Sunday, March 26, 2017

Fourth Sunday of Lent
For months now, I have been contemplating heartbreak. I’m not just thinking of the romantic kind, though we all have our stories, but rather, much more broadly, because if you look around and really pay attention—try to really look into people’s hearts—it is everywhere, embedded in our common humanity: the heartbreak we experience when others don’t live up to our expectations; when someone trusted lets you down; when you work tirelessly for a goal, only to fail; when you lose someone unexpectedly, and you can’t quite let go; when change seems inevitable, but your choices, limited; the heartbreak of our ego, recognizing our limitations, as we mess up again and again.  There is a saying that when a heart breaks, the cracks are what allows light to shine through our hopelessness. It is through these cracks, through our brokenness, that we come to understand how much we need God.

Today’s readings are some of God’s answers to heartbreak. In the first reading, we are reminded that God’s loving mercy goes beyond our surface and takes the time to see what is inside our hearts, to recognize our goodness. I wonder how much of our heartbreak could be prevented if we tried to do this with one another?  The second reading points to the light of God in our midst. God shines a light on goodness and justice and truth, and we are reminded to live in the light of Christ—to do what is good and just and true.  Even as we are broken, if we make an effort to live in the light, we will eventually feel the light shining through us, pulling us out of our isolating darkness. The Gospel reading from John is further insight into Jesus’ desire for us to know Him and see Him. If we acknowledge our blindness, we realize our need for God and can more easily recognize God’s work in our lives. Our humility is necessary for our healing.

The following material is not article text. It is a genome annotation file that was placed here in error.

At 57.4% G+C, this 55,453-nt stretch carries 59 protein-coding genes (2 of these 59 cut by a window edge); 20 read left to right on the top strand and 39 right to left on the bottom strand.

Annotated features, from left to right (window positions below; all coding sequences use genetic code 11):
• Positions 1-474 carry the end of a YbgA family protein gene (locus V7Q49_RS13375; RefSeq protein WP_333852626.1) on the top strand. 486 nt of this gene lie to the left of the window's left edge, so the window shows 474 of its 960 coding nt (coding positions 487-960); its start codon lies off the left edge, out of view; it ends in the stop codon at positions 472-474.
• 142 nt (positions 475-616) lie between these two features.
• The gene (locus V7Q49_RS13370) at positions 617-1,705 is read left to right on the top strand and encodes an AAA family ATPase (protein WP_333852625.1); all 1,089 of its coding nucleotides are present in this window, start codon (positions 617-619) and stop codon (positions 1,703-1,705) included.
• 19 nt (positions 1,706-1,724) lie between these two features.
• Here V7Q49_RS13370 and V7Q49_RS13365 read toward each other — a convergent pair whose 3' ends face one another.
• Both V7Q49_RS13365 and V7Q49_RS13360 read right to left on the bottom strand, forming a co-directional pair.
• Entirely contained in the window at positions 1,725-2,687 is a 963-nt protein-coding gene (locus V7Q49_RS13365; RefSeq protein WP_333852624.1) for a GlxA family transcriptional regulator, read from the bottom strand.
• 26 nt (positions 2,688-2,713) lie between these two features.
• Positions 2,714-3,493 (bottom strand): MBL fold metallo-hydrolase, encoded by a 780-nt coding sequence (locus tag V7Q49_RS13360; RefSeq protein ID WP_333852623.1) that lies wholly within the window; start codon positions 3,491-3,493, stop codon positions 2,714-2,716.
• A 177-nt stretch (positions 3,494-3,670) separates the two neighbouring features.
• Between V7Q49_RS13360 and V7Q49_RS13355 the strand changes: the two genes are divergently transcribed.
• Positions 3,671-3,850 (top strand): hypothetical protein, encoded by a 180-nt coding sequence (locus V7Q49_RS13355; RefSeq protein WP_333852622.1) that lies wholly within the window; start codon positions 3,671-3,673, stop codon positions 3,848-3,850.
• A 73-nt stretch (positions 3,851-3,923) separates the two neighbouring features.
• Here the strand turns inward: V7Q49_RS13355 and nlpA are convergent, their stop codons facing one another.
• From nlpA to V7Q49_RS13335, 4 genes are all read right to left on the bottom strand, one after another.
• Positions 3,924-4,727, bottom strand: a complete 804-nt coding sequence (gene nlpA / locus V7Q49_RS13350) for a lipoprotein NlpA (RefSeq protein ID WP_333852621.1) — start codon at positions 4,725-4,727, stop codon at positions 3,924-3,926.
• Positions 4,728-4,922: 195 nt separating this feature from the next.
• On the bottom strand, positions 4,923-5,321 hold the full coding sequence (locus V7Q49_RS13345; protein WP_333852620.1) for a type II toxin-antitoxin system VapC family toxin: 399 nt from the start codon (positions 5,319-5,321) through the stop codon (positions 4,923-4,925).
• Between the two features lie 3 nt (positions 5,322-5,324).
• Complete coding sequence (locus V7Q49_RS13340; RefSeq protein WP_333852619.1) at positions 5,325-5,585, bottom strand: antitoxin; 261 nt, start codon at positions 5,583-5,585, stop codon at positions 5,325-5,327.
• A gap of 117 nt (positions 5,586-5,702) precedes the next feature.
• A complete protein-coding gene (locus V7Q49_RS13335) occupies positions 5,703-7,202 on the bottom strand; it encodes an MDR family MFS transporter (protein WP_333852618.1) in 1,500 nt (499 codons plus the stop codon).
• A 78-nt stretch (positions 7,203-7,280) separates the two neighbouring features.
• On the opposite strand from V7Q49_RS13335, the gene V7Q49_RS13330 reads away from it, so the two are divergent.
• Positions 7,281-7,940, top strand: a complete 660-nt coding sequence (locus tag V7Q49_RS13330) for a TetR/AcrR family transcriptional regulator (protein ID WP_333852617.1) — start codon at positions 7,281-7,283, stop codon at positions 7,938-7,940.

Perhaps it is only when we recognize and allow God into our darkness, to shine light through our brokenness, to reveal the goodness in our hearts and remind us to seek that same goodness in others, perhaps it is then that our broken hearts can actually transform the world. Let us hope.

Martin Luther King Jr. wrote: “Darkness cannot drive out darkness: only light can do that. Hate cannot drive out hate: only love can do that.” Gracious God, help me always to remember the strength of Your light and love.

Heidi St. Peter, 96, Assistant Director of Academic Support

First Reading: 1 Samuel 16:1b, 6-7, 10-13a
Psalm 23:1-6
Second Reading: Ephesians 5:8-14
Gospel: John 9:1-41

Daily Scripture readings can be found online at the USCCB website

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